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Poet and playwright Paul Flores: Sights & Sounds

Eli Jacobs-Fantauzzi

Sights & Sounds is your weekly guide to the Bay Area arts scene. San Francisco-based poet, playwright, and professor Paul Flores told KALW’s Jen Chien about three fantastic arts events happening around the Bay this week.

Credit Courtesy Kearny Street Workshop

Diasporic Vietnamese Artists Network and Kearny Street Workshop are teaming up to co-present superstar author & poet Bao Phi, and one of the most talked about graphic novelists in the past year, Thi Bui. This special reading, followed by a discussion moderated by DVAN founder Isabelle Thuy Pelaud, to talk about their work and their collaboration on children's book A Different Pond.

Bao Phi is an award winning author of two poetry collections, Song I Sing and Thousand Star Hotel, and he is the Program Director of Events and Awards at the Loft Literary Center in Minneapolis. Thi Bui is a writer, artist, and former public school teacher. Her graphic memoir, The Best We Could Do, has received critical acclaim and is a national bestseller.

"He's an amazing poet, has a lot of experience in spoken word — but he's also super literary but writes in a voice that's super accessible ... anytime he's in the Bay Area, people need to go see Bao!"

Taller Bombalele teaches Puerto Rican bomba dance all around the Bay Area. Every month they put on monthly bombazos or bomba jam sessions. This month, the Bombazo en la Bahia is celebrating the community's youngest member's first birthday. The Bomba is open to everyone to dance, sing, and eat some birthday cake with live music.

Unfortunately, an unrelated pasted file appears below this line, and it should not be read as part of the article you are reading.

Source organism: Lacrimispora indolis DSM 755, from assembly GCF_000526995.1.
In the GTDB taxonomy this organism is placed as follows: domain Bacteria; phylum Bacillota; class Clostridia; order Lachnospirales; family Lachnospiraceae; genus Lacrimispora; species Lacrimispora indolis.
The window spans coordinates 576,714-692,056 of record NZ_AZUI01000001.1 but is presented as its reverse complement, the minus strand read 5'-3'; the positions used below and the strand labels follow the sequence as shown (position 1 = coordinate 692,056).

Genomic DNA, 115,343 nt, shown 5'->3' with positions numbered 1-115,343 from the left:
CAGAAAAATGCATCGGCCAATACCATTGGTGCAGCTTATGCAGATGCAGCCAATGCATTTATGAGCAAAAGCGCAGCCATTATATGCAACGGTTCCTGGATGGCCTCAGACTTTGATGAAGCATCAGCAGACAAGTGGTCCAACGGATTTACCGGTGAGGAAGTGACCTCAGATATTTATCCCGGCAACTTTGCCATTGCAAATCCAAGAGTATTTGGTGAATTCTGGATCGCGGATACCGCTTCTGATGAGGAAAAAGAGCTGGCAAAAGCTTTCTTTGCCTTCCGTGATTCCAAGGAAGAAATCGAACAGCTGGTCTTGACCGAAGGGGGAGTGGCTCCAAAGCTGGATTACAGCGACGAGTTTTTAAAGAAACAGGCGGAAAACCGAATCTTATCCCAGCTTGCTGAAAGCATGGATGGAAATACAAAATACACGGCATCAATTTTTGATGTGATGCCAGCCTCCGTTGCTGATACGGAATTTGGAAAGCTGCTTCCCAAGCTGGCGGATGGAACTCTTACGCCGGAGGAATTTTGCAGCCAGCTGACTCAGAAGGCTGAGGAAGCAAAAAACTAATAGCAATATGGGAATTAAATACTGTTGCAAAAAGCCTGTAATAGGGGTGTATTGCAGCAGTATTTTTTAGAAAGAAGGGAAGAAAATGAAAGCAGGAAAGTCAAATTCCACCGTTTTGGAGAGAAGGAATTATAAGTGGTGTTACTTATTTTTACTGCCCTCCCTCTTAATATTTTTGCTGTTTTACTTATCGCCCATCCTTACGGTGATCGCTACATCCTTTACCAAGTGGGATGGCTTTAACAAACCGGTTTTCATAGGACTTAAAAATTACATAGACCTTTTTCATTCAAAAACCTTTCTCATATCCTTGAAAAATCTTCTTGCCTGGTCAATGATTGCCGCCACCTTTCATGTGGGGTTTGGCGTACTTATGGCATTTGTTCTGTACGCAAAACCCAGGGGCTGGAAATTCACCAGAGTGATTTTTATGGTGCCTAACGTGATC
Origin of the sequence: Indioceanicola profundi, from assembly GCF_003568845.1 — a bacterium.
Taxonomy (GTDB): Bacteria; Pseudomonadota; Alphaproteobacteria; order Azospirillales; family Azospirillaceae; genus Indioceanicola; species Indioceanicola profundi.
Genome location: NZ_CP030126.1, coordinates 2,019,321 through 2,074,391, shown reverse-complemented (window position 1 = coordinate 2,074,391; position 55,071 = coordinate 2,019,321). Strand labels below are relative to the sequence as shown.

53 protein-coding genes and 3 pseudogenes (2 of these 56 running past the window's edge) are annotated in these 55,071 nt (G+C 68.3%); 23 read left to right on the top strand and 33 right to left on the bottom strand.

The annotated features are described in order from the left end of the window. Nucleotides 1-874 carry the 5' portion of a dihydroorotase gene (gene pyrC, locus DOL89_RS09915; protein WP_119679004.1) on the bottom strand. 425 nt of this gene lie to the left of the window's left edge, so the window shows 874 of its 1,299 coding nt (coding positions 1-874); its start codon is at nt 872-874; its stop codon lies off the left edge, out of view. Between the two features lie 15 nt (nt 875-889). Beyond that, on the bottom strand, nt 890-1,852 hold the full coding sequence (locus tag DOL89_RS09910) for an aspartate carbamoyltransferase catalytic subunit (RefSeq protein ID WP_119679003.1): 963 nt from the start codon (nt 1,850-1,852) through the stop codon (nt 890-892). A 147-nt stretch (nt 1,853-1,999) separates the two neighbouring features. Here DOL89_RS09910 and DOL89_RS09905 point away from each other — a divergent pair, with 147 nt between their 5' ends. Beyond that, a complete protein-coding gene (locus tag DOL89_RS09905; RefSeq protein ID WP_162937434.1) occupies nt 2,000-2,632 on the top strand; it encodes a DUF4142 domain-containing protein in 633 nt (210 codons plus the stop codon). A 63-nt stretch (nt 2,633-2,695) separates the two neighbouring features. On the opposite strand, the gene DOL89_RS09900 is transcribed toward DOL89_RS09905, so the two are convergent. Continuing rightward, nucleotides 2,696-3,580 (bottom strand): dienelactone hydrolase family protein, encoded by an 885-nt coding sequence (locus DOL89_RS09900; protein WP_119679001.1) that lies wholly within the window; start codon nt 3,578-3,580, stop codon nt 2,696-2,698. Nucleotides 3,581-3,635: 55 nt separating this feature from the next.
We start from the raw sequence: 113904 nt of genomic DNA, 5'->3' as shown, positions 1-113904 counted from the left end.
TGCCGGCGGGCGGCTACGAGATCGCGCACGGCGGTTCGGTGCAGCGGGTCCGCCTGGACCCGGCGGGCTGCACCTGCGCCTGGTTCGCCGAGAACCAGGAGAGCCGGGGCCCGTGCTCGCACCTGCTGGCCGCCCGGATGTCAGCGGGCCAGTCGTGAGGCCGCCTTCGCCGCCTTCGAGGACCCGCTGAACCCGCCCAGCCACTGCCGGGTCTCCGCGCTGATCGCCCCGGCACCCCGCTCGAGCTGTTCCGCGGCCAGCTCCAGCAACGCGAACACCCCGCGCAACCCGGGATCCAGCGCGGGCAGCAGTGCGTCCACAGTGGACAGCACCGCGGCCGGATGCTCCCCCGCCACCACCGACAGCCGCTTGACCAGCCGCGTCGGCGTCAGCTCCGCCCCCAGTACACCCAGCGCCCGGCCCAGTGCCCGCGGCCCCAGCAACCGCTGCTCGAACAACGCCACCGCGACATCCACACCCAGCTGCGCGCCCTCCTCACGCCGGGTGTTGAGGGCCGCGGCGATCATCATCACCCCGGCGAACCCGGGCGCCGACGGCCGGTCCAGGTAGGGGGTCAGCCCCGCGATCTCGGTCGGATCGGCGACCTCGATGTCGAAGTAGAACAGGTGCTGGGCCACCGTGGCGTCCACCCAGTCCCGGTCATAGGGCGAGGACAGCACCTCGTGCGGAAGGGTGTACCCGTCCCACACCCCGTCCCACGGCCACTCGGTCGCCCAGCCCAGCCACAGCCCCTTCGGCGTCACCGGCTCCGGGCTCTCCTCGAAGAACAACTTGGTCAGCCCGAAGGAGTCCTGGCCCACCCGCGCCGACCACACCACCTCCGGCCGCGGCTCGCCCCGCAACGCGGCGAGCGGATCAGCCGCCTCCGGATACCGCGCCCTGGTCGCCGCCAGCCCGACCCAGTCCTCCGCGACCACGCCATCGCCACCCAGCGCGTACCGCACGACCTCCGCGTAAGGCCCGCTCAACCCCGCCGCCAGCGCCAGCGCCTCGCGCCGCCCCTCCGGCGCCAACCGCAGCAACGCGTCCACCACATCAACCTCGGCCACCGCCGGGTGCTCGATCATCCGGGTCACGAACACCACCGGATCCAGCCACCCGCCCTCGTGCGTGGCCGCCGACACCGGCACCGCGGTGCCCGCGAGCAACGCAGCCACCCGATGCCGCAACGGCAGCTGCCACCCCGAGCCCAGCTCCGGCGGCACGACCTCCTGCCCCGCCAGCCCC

"The cool thing about Bombalele and the Bombazo you don't just get a presentation of Bomba ... what they actually do is they invite people from the community to dance with them. It's more a participatory event, not like a class!"

Credit Fabian Echevarria

In her twelfth and final solo play Latin Standards Marga Gomez performs the loving, funny and true story of perseverance and creative addiction passed down from immigrant father to lesbian daughter.

Mixing nostalgia, urgency, and comic edge, Gomez portrays herself as a driven adult child of a Cuban entertainer. Defying reason she attempts to produce a hipster comedy night at a struggling Latino drag queen club, Esta Noche, during the onset of San Francisco’s gentrification crisis. Between vivid portrayals of characters from 1960’s Manhattan to present day San Francisco, Gomez ponders the ballads (or Latin Standards) penned by her late father Willy Chevalier: a comedian/producer/entrepreneur and composer of dance tunes that reveled in jealousy and obsession.

"It kind of jumps time and in the middle of it she'll riff on, she'll become her stand-up self, and then she'll switch to becoming her father, it's an amazing piece."